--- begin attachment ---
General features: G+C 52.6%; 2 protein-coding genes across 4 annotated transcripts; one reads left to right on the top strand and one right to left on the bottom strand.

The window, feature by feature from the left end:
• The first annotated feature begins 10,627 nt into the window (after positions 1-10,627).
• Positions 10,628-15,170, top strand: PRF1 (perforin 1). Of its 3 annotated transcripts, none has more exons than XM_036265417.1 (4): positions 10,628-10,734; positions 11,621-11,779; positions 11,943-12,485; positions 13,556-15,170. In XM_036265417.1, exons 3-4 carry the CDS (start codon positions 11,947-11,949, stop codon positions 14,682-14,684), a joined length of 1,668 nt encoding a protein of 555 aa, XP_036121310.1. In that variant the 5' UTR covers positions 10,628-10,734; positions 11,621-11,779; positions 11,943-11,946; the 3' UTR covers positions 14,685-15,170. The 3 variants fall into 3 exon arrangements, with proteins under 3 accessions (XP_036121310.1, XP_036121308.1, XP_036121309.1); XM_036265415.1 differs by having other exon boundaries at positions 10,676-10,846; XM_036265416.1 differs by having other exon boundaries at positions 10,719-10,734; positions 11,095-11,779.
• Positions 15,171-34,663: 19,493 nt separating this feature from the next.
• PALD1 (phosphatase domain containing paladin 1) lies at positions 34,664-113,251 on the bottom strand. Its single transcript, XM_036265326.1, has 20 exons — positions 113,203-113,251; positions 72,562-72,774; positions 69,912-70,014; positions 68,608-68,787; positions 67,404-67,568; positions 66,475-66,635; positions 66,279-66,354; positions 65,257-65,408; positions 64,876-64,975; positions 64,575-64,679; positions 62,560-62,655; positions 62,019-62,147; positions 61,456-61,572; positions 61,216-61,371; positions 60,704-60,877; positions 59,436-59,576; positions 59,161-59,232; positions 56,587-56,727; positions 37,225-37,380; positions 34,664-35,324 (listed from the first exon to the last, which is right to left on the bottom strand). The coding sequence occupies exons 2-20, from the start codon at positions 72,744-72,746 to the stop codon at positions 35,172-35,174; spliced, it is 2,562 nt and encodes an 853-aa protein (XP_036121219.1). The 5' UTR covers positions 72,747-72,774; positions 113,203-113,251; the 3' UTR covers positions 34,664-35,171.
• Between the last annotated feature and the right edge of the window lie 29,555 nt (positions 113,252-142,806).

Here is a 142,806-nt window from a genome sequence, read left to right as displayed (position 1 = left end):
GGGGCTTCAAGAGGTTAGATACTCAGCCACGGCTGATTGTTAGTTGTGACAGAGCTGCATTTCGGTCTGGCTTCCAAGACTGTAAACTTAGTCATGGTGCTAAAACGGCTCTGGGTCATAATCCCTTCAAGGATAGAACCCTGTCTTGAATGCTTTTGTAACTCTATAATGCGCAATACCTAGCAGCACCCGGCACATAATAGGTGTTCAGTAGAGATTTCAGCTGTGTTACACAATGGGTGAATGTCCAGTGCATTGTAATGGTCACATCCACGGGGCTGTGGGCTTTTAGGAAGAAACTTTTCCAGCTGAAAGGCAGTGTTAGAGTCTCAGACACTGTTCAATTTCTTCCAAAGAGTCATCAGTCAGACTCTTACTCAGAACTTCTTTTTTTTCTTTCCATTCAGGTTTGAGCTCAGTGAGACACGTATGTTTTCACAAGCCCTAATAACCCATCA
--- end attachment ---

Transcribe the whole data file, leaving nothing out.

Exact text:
General features: G+C 52.6%; 2 protein-coding genes across 4 annotated transcripts; one reads left to right on the top strand and one right to left on the bottom strand.

The window, feature by feature from the left end:
• The first annotated feature begins 10,627 nt into the window (after positions 1-10,627).
• Positions 10,628-15,170, top strand: PRF1 (perforin 1). Of its 3 annotated transcripts, none has more exons than XM_036265417.1 (4): positions 10,628-10,734; positions 11,621-11,779; positions 11,943-12,485; positions 13,556-15,170. In XM_036265417.1, exons 3-4 carry the CDS (start codon positions 11,947-11,949, stop codon positions 14,682-14,684), a joined length of 1,668 nt encoding a protein of 555 aa, XP_036121310.1. In that variant the 5' UTR covers positions 10,628-10,734; positions 11,621-11,779; positions 11,943-11,946; the 3' UTR covers positions 14,685-15,170. The 3 variants fall into 3 exon arrangements, with proteins under 3 accessions (XP_036121310.1, XP_036121308.1, XP_036121309.1); XM_036265415.1 differs by having other exon boundaries at positions 10,676-10,846; XM_036265416.1 differs by having other exon boundaries at positions 10,719-10,734; positions 11,095-11,779.
• Positions 15,171-34,663: 19,493 nt separating this feature from the next.
• PALD1 (phosphatase domain containing paladin 1) lies at positions 34,664-113,251 on the bottom strand. Its single transcript, XM_036265326.1, has 20 exons — positions 113,203-113,251; positions 72,562-72,774; positions 69,912-70,014; positions 68,608-68,787; positions 67,404-67,568; positions 66,475-66,635; positions 66,279-66,354; positions 65,257-65,408; positions 64,876-64,975; positions 64,575-64,679; positions 62,560-62,655; positions 62,019-62,147; positions 61,456-61,572; positions 61,216-61,371; positions 60,704-60,877; positions 59,436-59,576; positions 59,161-59,232; positions 56,587-56,727; positions 37,225-37,380; positions 34,664-35,324 (listed from the first exon to the last, which is right to left on the bottom strand). The coding sequence occupies exons 2-20, from the start codon at positions 72,744-72,746 to the stop codon at positions 35,172-35,174; spliced, it is 2,562 nt and encodes an 853-aa protein (XP_036121219.1). The 5' UTR covers positions 72,747-72,774; positions 113,203-113,251; the 3' UTR covers positions 34,664-35,171.
• Between the last annotated feature and the right edge of the window lie 29,555 nt (positions 113,252-142,806).

Here is a 142,806-nt window from a genome sequence, read left to right as displayed (position 1 = left end):
GGGGCTTCAAGAGGTTAGATACTCAGCCACGGCTGATTGTTAGTTGTGACAGAGCTGCATTTCGGTCTGGCTTCCAAGACTGTAAACTTAGTCATGGTGCTAAAACGGCTCTGGGTCATAATCCCTTCAAGGATAGAACCCTGTCTTGAATGCTTTTGTAACTCTATAATGCGCAATACCTAGCAGCACCCGGCACATAATAGGTGTTCAGTAGAGATTTCAGCTGTGTTACACAATGGGTGAATGTCCAGTGCATTGTAATGGTCACATCCACGGGGCTGTGGGCTTTTAGGAAGAAACTTTTCCAGCTGAAAGGCAGTGTTAGAGTCTCAGACACTGTTCAATTTCTTCCAAAGAGTCATCAGTCAGACTCTTACTCAGAACTTCTTTTTTTTCTTTCCATTCAGGTTTGAGCTCAGTGAGACACGTATGTTTTCACAAGCCCTAATAACCCATCA